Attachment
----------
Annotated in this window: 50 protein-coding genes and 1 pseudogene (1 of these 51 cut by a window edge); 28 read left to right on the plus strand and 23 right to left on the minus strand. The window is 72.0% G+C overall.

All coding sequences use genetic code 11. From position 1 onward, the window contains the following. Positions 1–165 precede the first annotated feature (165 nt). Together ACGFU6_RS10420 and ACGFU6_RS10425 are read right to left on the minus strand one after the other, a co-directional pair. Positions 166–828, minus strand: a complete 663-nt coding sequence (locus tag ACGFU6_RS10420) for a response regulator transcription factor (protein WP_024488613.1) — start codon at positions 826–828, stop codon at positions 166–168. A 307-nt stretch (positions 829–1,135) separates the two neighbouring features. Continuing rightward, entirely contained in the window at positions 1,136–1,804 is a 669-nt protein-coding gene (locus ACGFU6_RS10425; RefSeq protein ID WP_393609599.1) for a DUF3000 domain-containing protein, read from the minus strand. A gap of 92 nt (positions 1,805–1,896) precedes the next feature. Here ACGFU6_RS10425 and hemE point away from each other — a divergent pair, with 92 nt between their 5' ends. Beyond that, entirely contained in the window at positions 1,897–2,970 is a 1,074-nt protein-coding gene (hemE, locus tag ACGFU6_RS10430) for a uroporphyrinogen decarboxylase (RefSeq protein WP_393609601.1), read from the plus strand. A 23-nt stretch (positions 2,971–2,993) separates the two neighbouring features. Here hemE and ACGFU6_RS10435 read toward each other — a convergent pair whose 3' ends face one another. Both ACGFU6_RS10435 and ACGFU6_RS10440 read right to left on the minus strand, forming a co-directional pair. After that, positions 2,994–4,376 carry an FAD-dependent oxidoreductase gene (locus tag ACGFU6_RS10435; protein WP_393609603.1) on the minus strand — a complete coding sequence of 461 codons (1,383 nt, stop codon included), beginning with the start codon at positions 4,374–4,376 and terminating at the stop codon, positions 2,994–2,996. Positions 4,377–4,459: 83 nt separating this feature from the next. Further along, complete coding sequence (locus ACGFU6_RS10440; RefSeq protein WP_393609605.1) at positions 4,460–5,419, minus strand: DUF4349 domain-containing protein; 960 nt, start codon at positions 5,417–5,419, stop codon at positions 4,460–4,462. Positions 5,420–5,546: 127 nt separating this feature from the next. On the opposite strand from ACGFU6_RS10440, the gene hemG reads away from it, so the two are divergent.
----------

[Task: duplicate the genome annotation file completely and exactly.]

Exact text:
Annotated in this window: 50 protein-coding genes and 1 pseudogene (1 of these 51 cut by a window edge); 28 read left to right on the plus strand and 23 right to left on the minus strand. The window is 72.0% G+C overall.

All coding sequences use genetic code 11. From position 1 onward, the window contains the following. Positions 1–165 precede the first annotated feature (165 nt). Together ACGFU6_RS10420 and ACGFU6_RS10425 are read right to left on the minus strand one after the other, a co-directional pair. Positions 166–828, minus strand: a complete 663-nt coding sequence (locus tag ACGFU6_RS10420) for a response regulator transcription factor (protein WP_024488613.1) — start codon at positions 826–828, stop codon at positions 166–168. A 307-nt stretch (positions 829–1,135) separates the two neighbouring features. Continuing rightward, entirely contained in the window at positions 1,136–1,804 is a 669-nt protein-coding gene (locus ACGFU6_RS10425; RefSeq protein ID WP_393609599.1) for a DUF3000 domain-containing protein, read from the minus strand. A gap of 92 nt (positions 1,805–1,896) precedes the next feature. Here ACGFU6_RS10425 and hemE point away from each other — a divergent pair, with 92 nt between their 5' ends. Beyond that, entirely contained in the window at positions 1,897–2,970 is a 1,074-nt protein-coding gene (hemE, locus tag ACGFU6_RS10430) for a uroporphyrinogen decarboxylase (RefSeq protein WP_393609601.1), read from the plus strand. A 23-nt stretch (positions 2,971–2,993) separates the two neighbouring features. Here hemE and ACGFU6_RS10435 read toward each other — a convergent pair whose 3' ends face one another. Both ACGFU6_RS10435 and ACGFU6_RS10440 read right to left on the minus strand, forming a co-directional pair. After that, positions 2,994–4,376 carry an FAD-dependent oxidoreductase gene (locus tag ACGFU6_RS10435; protein WP_393609603.1) on the minus strand — a complete coding sequence of 461 codons (1,383 nt, stop codon included), beginning with the start codon at positions 4,374–4,376 and terminating at the stop codon, positions 2,994–2,996. Positions 4,377–4,459: 83 nt separating this feature from the next. Further along, complete coding sequence (locus ACGFU6_RS10440; RefSeq protein WP_393609605.1) at positions 4,460–5,419, minus strand: DUF4349 domain-containing protein; 960 nt, start codon at positions 5,417–5,419, stop codon at positions 4,460–4,462. Positions 5,420–5,546: 127 nt separating this feature from the next. On the opposite strand from ACGFU6_RS10440, the gene hemG reads away from it, so the two are divergent.